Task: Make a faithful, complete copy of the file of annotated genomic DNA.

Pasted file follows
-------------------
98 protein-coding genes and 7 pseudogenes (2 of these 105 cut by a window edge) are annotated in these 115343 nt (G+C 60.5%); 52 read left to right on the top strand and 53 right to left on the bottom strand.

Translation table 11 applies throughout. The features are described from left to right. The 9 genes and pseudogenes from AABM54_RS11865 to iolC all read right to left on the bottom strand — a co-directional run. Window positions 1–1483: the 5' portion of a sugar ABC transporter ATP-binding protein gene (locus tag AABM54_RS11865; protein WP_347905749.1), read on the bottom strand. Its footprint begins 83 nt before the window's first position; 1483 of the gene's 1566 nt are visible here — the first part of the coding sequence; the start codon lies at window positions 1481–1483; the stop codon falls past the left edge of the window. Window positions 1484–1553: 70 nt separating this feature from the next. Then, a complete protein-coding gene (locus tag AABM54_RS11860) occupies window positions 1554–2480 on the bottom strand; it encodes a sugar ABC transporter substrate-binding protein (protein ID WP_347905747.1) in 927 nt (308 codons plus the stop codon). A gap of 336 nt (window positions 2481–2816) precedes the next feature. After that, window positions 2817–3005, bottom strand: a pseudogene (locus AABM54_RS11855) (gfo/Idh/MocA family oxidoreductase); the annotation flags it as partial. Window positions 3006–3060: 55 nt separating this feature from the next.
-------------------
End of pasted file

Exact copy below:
98 protein-coding genes and 7 pseudogenes (2 of these 105 cut by a window edge) are annotated in these 115343 nt (G+C 60.5%); 52 read left to right on the top strand and 53 right to left on the bottom strand.

Translation table 11 applies throughout. The features are described from left to right. The 9 genes and pseudogenes from AABM54_RS11865 to iolC all read right to left on the bottom strand — a co-directional run. Window positions 1–1483: the 5' portion of a sugar ABC transporter ATP-binding protein gene (locus tag AABM54_RS11865; protein WP_347905749.1), read on the bottom strand. Its footprint begins 83 nt before the window's first position; 1483 of the gene's 1566 nt are visible here — the first part of the coding sequence; the start codon lies at window positions 1481–1483; the stop codon falls past the left edge of the window. Window positions 1484–1553: 70 nt separating this feature from the next. Then, a complete protein-coding gene (locus tag AABM54_RS11860) occupies window positions 1554–2480 on the bottom strand; it encodes a sugar ABC transporter substrate-binding protein (protein ID WP_347905747.1) in 927 nt (308 codons plus the stop codon). A gap of 336 nt (window positions 2481–2816) precedes the next feature. After that, window positions 2817–3005, bottom strand: a pseudogene (locus AABM54_RS11855) (gfo/Idh/MocA family oxidoreductase); the annotation flags it as partial. Window positions 3006–3060: 55 nt separating this feature from the next.